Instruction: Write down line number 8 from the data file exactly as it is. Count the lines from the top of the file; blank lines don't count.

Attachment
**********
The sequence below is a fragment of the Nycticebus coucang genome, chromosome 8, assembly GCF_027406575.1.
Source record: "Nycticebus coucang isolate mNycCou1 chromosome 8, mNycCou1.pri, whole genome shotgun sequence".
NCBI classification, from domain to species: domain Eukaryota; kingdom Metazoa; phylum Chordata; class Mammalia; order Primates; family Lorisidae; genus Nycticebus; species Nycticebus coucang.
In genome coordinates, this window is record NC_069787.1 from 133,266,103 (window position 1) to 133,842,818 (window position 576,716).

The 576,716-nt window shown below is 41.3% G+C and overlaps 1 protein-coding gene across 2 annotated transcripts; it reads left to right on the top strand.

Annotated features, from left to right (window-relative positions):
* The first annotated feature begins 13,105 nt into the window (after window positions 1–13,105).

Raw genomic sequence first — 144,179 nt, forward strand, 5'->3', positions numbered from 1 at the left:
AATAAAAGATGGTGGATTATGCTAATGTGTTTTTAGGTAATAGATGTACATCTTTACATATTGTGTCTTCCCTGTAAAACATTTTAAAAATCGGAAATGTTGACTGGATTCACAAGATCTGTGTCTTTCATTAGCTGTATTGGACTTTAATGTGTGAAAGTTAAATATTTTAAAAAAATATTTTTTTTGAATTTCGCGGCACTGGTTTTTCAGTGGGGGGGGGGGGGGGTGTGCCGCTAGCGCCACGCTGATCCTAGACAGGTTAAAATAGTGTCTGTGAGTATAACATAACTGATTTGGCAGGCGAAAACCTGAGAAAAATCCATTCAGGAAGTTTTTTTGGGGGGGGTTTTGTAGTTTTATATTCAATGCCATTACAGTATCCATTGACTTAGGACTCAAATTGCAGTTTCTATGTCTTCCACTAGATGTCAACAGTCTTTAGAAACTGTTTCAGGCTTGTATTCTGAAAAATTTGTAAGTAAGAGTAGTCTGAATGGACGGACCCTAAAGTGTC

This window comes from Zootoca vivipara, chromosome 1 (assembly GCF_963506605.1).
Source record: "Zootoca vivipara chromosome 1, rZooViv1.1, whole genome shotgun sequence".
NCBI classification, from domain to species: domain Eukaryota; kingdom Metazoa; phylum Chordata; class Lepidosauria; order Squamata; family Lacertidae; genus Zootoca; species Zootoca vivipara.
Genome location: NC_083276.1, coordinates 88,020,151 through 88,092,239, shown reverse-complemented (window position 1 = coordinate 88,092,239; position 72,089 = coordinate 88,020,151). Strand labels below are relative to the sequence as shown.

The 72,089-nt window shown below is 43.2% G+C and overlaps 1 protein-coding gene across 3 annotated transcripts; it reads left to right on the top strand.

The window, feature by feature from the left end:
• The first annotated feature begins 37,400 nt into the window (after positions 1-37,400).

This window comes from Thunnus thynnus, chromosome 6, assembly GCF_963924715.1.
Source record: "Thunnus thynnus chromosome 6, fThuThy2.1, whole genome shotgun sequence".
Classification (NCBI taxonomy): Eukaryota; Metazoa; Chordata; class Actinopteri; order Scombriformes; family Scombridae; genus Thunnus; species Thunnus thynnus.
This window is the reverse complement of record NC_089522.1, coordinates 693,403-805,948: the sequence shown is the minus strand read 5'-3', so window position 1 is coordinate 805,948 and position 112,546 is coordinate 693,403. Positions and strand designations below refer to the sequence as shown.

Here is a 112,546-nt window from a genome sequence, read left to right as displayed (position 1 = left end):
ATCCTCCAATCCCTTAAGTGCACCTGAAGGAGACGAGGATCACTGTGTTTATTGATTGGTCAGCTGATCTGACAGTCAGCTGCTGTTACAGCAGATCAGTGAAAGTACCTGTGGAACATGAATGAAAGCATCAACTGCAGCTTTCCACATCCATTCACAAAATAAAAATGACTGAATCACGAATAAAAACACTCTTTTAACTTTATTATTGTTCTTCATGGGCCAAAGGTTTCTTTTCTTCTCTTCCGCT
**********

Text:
Raw genomic sequence first — 144,179 nt, forward strand, 5'->3', positions numbered from 1 at the left: